Briefly appearing in 1915, then banned and taken out of circulation for its adult treatment of sexuality, Lawrence's visionary novel The Rainbow attempts to situate the lives of three generations of the Brangwen family within the continuous social change marking the Victorian transformation of Britain. Farmer Tom and his Polish wife Lydia, whose peaceful rural existence re-enacts the potent myths of Genesis; artisan Will and the matriarch Anna, who go to live among the industrial and mining communities so rapidly sprung up around Nottingham; finally the restless Ursula who, moving to the city, seeks sexual and emotional fulfilment with the Polish-descended Skrebensky - the three couples are not merely illustrative of the changing times, but allow the author to study in depth the conflict between the outer 'social' selves of those individuals and what he curiously calls the 'inhuman' essential being, the 'is-ness' at the core of their psychical life. Lawrence evokes this dark, unconscious 'vital core' through a language of breathtaking poetic beauty; a rhythmic incantatory prose which listeners to this recording will find perfectly rendered by Tony Foster, in all its nuances. Like Paul Morel, the hero of the earlier Sons and Lovers, Ursula survives her losses to face a future of uncertain but radiant hope: "She saw in the rainbow the earth's new architecture, the old, brittle corruption of houses and factories swept away, the world built up in a living fabric of Truth, fitting to the over-arching heaven."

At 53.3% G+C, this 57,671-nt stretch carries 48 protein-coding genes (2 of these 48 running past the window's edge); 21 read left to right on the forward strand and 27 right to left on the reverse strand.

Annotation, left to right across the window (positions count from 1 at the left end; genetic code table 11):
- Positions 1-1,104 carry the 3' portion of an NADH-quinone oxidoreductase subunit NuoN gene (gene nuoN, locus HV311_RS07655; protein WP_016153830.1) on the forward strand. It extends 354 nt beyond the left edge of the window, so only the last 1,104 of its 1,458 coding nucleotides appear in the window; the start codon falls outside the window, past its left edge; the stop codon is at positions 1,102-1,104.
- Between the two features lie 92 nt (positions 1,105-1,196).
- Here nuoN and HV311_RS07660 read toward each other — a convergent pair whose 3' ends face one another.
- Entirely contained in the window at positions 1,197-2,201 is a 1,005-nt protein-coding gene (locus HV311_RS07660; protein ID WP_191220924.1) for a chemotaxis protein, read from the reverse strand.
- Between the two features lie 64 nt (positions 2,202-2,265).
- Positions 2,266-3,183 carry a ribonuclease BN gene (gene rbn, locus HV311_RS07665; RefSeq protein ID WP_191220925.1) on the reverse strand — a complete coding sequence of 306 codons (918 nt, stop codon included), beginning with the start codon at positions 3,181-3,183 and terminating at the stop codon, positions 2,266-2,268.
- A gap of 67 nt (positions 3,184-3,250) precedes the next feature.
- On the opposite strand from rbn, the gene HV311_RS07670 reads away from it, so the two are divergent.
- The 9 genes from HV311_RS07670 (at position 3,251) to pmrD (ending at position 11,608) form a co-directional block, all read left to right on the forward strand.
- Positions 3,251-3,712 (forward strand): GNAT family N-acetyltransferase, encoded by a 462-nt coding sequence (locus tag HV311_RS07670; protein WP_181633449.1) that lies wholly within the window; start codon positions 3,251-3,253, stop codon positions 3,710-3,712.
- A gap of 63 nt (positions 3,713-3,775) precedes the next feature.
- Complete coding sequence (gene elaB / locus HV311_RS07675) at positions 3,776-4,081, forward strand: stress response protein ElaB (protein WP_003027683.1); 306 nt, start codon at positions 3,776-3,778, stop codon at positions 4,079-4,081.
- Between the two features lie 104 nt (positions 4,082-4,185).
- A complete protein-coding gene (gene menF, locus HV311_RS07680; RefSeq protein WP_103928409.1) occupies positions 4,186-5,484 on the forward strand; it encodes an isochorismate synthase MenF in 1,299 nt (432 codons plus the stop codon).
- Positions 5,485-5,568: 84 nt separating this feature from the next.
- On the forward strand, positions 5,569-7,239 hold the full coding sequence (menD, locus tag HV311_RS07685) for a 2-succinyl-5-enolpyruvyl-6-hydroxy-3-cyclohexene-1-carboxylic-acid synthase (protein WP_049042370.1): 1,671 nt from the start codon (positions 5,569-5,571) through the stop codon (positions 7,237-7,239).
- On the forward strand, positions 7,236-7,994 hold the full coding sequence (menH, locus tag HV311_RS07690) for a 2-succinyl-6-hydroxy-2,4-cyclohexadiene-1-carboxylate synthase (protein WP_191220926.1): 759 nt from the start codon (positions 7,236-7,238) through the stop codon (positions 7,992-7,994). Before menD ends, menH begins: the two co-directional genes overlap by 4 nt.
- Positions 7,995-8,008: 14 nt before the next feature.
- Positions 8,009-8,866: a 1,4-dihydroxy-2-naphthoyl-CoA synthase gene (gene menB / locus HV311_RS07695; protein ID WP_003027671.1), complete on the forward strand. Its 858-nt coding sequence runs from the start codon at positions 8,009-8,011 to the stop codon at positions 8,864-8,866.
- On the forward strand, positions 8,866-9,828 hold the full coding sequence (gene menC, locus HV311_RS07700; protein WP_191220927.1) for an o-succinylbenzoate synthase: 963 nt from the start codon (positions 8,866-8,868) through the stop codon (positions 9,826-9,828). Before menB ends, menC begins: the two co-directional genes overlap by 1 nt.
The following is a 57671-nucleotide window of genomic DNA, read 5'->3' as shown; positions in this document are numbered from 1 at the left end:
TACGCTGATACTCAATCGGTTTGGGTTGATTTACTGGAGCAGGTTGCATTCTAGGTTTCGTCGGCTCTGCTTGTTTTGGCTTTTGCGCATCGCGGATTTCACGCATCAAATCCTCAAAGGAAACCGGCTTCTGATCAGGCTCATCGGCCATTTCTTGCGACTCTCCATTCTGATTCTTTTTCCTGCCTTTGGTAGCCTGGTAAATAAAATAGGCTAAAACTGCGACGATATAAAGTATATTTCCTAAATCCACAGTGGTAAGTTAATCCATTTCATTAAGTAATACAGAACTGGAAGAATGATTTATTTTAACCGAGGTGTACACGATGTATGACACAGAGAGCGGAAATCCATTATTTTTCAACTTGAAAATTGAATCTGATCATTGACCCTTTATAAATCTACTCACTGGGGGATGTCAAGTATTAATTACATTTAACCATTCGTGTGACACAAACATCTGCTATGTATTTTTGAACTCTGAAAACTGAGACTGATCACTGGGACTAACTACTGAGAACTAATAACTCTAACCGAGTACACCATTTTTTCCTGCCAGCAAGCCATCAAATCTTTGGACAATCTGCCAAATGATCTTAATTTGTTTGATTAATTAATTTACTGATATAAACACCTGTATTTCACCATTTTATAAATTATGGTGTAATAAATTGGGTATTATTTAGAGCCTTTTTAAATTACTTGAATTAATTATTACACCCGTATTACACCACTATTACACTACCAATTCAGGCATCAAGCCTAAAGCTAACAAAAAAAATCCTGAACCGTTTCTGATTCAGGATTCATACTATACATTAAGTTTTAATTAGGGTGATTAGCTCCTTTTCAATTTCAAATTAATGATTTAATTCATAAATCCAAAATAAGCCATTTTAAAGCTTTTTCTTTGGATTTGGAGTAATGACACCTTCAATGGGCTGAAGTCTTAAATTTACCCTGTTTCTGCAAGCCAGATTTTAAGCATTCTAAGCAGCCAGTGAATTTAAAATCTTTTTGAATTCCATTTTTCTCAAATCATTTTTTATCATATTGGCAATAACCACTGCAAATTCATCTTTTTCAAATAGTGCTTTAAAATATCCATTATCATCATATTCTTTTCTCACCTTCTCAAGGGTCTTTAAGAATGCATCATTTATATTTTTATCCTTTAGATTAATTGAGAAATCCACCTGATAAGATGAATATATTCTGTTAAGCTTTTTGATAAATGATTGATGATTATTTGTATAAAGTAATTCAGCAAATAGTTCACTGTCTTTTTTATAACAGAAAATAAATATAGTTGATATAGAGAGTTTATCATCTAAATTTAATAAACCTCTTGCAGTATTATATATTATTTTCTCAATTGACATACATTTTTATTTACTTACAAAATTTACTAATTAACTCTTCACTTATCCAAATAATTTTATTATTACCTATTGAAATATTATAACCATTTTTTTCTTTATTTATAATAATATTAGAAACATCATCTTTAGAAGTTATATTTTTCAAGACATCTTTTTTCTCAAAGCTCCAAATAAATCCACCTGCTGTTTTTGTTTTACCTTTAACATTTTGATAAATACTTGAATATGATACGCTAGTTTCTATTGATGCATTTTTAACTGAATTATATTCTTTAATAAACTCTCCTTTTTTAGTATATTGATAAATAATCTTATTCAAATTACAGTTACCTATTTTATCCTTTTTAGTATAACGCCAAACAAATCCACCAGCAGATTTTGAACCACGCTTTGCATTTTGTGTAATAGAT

I really enjoyed Tony Foster's reading of the Rainbow. The pronunciation of the words is very good, which is not very easy sometimes when reading Lawrence. There are two versions of The Rainbow on mp3 format, so make sure you get Version 2.
Superbly read by Tony Foster with genuine feeling for the prose - one reader throughout too, which is always a pleasure.
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